Mashaal with Abbas 311 R.
Palestinian Authority President Mahmoud Abbas and Hamas leader Khaled Mashaal are expected to meet in Doha, Qatar, on Monday to discuss the implementation of the recent reconciliation agreement between the two parties.
Palestinian sources said that the talks would focus on the formation of a Palestinian “national consensus government” that would include representatives of various Palestinian factions. The sources predicted that the new government would be announced within two weeks.
The sources said that Abbas was traveling to Qatar to attend the wedding of one of his nephews and that Mashaal was one of hundreds of Palestinian and Arab figures invited to the event.
Fatah leader Azzam al-Ahmed was also scheduled to head to the Gaza Strip later this week for talks on the formation of the new government, which would be headed by Abbas and whose task would be to prepare for presidential and parliamentary elections.
Al-Ahmed is expected to hold talks with top Hamas leader Musa Abu Marzouk and Hamas Prime Minister Ismail Haniyeh, as well as representatives of other Palestinian factions in the Gaza Strip. Al-Ahmed headed the PLO delegation that signed the April 23 “reconciliation” pact with Hamas. The agreement calls for the formation of a Palestinian government within five weeks.
Hamas said last week that it has nominated some candidates to serve as ministers in the new government. According to the agreement, the government would serve for six months, after which Palestinians would head to the ballot boxes to elect a new president and parliament.
Meanwhile, a Hamas official announced that preparations were under way to incorporate 3,000 PA security personnel into the Hamas-controlled security forces in the Gaza Strip. Abdel Salam Siam, secretary- general of the Hamas government, said that the PA policemen and security officers would become part of the Gaza security establishment.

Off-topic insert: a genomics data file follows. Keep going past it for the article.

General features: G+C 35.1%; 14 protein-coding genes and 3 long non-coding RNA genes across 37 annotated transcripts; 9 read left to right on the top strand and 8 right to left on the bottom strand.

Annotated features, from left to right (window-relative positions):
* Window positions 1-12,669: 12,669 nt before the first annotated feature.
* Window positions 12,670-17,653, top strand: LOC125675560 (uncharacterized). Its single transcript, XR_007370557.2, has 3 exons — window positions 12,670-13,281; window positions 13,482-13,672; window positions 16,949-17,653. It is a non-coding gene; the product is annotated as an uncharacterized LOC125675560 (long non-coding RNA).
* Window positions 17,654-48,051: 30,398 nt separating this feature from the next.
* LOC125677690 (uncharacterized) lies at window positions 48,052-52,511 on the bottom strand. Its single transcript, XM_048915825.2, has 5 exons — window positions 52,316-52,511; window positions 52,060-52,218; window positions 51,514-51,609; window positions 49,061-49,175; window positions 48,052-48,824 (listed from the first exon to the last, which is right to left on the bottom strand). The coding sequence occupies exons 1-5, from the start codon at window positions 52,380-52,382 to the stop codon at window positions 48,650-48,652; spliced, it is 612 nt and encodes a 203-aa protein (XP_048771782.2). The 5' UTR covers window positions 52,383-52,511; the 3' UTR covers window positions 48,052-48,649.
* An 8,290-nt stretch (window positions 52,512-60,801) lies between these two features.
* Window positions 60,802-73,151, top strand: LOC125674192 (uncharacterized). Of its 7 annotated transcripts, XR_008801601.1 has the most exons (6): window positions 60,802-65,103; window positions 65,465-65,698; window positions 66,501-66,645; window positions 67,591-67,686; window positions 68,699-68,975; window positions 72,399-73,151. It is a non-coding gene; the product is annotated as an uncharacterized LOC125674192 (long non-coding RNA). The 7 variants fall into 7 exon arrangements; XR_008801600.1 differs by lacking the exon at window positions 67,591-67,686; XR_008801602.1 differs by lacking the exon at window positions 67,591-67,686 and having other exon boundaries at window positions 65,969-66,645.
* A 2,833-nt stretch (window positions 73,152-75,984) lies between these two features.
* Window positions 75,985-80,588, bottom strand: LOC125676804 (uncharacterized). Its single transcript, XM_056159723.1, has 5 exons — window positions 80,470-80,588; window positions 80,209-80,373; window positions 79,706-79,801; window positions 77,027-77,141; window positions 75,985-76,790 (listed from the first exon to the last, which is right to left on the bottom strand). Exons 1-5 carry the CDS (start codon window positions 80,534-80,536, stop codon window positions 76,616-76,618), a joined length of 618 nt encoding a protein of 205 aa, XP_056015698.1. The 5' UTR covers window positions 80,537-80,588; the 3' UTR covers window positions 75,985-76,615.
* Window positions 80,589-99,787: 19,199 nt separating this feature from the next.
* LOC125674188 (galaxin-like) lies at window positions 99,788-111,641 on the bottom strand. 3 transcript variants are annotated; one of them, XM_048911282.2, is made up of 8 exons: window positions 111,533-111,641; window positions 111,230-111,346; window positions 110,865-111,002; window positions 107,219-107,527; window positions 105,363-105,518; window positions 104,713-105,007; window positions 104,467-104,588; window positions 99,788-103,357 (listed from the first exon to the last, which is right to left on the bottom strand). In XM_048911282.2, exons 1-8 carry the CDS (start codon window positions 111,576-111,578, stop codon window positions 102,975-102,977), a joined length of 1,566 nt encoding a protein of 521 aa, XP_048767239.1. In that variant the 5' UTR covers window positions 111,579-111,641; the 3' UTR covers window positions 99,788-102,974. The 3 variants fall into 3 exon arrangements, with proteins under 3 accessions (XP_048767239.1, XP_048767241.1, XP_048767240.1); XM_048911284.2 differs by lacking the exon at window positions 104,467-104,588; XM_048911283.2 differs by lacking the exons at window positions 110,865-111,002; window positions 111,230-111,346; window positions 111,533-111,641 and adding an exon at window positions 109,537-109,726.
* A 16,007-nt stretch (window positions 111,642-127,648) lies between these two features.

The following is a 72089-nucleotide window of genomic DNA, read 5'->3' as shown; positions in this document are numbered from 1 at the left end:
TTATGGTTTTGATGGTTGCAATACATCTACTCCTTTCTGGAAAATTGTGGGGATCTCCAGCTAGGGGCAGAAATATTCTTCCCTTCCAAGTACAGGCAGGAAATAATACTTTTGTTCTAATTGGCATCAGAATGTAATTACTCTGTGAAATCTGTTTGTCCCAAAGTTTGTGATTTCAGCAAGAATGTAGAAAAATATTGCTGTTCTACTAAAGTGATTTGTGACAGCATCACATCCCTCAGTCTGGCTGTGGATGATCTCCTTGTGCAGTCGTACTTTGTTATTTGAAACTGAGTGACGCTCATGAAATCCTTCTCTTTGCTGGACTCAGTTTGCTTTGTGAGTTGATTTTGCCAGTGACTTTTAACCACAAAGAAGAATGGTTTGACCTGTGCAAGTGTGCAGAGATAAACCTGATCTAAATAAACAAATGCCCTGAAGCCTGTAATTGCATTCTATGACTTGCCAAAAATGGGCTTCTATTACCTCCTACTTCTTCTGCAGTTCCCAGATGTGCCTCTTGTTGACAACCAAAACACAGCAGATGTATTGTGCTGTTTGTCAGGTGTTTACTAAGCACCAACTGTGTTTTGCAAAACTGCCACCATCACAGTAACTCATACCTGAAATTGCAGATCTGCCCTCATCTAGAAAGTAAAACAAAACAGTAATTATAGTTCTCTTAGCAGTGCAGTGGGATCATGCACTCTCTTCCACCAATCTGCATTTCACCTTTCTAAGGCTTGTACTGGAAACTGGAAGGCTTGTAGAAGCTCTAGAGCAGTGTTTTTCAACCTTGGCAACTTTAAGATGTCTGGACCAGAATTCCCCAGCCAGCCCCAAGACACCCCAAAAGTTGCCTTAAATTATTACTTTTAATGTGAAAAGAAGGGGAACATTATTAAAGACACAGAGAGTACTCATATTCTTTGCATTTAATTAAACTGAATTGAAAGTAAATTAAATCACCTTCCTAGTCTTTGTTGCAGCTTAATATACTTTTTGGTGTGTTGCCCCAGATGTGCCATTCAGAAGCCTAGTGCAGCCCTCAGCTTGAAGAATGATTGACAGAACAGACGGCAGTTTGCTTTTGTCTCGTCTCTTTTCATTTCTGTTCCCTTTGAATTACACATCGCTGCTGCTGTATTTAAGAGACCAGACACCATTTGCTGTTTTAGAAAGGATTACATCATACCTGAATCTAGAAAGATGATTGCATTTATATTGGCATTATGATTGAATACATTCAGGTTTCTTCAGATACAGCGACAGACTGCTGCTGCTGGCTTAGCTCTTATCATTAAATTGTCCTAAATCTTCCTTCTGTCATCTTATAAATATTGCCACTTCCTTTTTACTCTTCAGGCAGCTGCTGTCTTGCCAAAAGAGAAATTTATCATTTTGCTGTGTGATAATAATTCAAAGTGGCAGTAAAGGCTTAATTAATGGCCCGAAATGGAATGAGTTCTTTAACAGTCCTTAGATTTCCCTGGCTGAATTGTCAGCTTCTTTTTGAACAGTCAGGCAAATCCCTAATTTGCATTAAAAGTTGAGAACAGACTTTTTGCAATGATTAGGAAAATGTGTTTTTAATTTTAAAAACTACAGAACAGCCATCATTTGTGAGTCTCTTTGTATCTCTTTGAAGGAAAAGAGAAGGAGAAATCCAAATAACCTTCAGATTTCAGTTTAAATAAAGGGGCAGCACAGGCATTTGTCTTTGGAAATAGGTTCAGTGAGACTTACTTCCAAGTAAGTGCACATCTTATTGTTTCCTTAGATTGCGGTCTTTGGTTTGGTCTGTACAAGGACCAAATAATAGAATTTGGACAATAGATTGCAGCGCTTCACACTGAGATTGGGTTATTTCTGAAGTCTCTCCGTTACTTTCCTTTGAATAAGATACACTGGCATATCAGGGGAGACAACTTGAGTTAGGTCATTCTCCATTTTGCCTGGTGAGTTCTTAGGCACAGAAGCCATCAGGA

Thousands of PA security personnel were left without work after Hamas seized control of the Gaza Strip in the summer of 2007. Most of them are affiliated with Abbas’s Fatah faction.
As the Palestinians were working to implement their unity agreement, Justice Minister Tzipi Livni, who was Israel’s chief negotiator over the last eight months, told Israel Radio that the actions the Palestinians took toward the end of the negotiations were “not encouraging.”
She referred specifically to their decision to apply for membership in 15 UN covenants and treaties, saying that they seem to prefer seeking support in the international arena which may even “swallow linking up with a terrorist organization like Hamas.”
She said this runs contrary to negotiations and the interest of both sides, saying that even if the Palestinians “get support for the word ‘state,’ that does not give them a state.”
While acknowledging that the talks were “suspended,” she said, “they [the Palestinians] are here, we are here, we want to separate, get an agreement, end the conflict, and ensure our security.”
Defense Minister Moshe Ya’alon, meanwhile, said that the talks failed, but that he never “deluded himself” into believing that it would be possible to reach an agreement in nine months.
“It is possible to prove factually to anyone with eyes in their head that what is at the heart of the conflict is the unwillingness of the other side, the Palestinians, to recognize us as the national home of the Jewish people within any borders,” he told Israel Radio.
If the Palestinians continue to be unable to reconcile themselves with that idea, he said – adding that he doubts they would do so “anytime soon” – then Israel will “need to continue managing the conflict, and will apparently not be able to solve it now.”
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